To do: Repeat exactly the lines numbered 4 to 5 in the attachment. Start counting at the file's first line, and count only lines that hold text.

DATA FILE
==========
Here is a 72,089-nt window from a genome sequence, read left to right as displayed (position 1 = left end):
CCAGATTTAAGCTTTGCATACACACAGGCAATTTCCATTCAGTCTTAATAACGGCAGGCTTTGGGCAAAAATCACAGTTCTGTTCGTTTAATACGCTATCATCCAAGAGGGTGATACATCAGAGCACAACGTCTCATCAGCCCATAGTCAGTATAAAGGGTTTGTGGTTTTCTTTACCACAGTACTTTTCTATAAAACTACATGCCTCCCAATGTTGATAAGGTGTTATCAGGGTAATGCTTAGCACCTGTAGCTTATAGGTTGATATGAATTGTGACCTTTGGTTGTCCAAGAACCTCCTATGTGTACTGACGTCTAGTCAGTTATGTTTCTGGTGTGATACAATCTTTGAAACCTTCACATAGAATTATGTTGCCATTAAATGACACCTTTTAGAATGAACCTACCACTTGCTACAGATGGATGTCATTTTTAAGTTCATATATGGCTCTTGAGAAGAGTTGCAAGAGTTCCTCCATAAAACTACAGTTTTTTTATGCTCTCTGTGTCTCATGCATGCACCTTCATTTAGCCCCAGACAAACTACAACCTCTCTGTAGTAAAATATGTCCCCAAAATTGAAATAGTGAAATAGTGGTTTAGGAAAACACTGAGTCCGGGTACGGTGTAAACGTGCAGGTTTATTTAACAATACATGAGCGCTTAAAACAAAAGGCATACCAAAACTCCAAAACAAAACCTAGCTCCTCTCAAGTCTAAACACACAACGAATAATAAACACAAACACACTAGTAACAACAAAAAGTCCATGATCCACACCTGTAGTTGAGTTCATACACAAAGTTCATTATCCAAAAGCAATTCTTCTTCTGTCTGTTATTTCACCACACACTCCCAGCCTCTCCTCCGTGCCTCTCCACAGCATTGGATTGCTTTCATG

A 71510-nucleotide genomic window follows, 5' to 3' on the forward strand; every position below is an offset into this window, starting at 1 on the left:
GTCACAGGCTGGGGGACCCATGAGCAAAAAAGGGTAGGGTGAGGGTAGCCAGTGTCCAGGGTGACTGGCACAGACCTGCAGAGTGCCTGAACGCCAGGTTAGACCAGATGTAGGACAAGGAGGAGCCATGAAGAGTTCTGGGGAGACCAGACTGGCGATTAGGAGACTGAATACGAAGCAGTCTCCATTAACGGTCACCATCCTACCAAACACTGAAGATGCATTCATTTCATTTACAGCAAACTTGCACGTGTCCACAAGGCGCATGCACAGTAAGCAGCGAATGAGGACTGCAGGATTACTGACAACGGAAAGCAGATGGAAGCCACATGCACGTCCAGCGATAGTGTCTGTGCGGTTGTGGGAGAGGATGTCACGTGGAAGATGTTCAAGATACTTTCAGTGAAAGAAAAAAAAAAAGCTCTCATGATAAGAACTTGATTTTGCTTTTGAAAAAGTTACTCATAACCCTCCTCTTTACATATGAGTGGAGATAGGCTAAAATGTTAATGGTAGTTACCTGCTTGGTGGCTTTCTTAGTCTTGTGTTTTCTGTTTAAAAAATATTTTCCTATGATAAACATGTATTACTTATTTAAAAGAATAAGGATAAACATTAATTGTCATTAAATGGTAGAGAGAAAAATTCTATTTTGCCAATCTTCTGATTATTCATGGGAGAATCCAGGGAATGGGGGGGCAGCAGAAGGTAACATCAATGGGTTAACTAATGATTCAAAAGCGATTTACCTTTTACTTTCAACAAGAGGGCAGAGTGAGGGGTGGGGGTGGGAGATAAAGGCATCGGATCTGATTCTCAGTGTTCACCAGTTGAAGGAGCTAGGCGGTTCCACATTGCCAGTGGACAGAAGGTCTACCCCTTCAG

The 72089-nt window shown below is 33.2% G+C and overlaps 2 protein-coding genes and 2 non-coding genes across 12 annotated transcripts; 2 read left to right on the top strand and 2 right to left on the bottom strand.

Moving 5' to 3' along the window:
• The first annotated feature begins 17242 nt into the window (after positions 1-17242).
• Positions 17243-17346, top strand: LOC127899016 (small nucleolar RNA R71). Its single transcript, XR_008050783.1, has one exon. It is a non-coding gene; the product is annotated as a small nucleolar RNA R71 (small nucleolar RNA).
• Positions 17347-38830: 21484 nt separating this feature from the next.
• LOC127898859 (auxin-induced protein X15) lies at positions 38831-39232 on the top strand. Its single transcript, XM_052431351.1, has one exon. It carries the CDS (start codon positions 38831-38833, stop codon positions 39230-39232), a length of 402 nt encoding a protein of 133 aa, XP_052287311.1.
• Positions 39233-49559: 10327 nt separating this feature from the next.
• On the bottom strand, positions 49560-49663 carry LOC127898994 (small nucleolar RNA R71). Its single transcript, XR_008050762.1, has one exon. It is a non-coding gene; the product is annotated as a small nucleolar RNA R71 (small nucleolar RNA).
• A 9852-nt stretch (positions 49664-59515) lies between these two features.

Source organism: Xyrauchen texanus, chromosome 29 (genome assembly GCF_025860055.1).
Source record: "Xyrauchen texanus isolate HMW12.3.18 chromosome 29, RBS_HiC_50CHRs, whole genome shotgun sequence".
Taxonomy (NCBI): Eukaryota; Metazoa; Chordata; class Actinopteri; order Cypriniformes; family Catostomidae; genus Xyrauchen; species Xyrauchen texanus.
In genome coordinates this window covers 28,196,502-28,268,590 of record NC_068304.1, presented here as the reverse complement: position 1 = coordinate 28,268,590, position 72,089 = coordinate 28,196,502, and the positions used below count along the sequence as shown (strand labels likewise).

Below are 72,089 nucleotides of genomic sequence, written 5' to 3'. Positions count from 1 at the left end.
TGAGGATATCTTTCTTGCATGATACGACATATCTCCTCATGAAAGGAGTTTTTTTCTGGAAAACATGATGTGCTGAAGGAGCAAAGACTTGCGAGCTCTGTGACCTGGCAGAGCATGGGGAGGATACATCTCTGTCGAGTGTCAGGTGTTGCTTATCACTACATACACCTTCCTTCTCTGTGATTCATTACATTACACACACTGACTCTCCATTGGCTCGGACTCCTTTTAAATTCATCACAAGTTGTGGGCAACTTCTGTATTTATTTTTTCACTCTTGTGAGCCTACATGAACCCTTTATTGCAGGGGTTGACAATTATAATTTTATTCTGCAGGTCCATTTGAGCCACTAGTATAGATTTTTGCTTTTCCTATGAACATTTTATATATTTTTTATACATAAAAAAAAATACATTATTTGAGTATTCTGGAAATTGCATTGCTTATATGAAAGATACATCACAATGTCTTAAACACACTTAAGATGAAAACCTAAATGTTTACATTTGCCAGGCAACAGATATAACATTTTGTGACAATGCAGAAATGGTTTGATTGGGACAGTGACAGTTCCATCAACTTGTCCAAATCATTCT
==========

GTCACAGGCTGGGGGACCCATGAGCAAAAAAGGGTAGGGTGAGGGTAGCCAGTGTCCAGGGTGACTGGCACAGACCTGCAGAGTGCCTGAACGCCAGGTTAGACCAGATGTAGGACAAGGAGGAGCCATGAAGAGTTCTGGGGAGACCAGACTGGCGATTAGGAGACTGAATACGAAGCAGTCTCCATTAACGGTCACCATCCTACCAAACACTGAAGATGCATTCATTTCATTTACAGCAAACTTGCACGTGTCCACAAGGCGCATGCACAGTAAGCAGCGAATGAGGACTGCAGGATTACTGACAACGGAAAGCAGATGGAAGCCACATGCACGTCCAGCGATAGTGTCTGTGCGGTTGTGGGAGAGGATGTCACGTGGAAGATGTTCAAGATACTTTCAGTGAAAGAAAAAAAAAAAGCTCTCATGATAAGAACTTGATTTTGCTTTTGAAAAAGTTACTCATAACCCTCCTCTTTACATATGAGTGGAGATAGGCTAAAATGTTAATGGTAGTTACCTGCTTGGTGGCTTTCTTAGTCTTGTGTTTTCTGTTTAAAAAATATTTTCCTATGATAAACATGTATTACTTATTTAAAAGAATAAGGATAAACATTAATTGTCATTAAATGGTAGAGAGAAAAATTCTATTTTGCCAATCTTCTGATTATTCATGGGAGAATCCAGGGAATGGGGGGGCAGCAGAAGGTAACATCAATGGGTTAACTAATGATTCAAAAGCGATTTACCTTTTACTTTCAACAAGAGGGCAGAGTGAGGGGTGGGGGTGGGAGATAAAGGCATCGGATCTGATTCTCAGTGTTCACCAGTTGAAGGAGCTAGGCGGTTCCACATTGCCAGTGGACAGAAGGTCTACCCCTTCAG

The 72089-nt window shown below is 33.2% G+C and overlaps 2 protein-coding genes and 2 non-coding genes across 12 annotated transcripts; 2 read left to right on the top strand and 2 right to left on the bottom strand.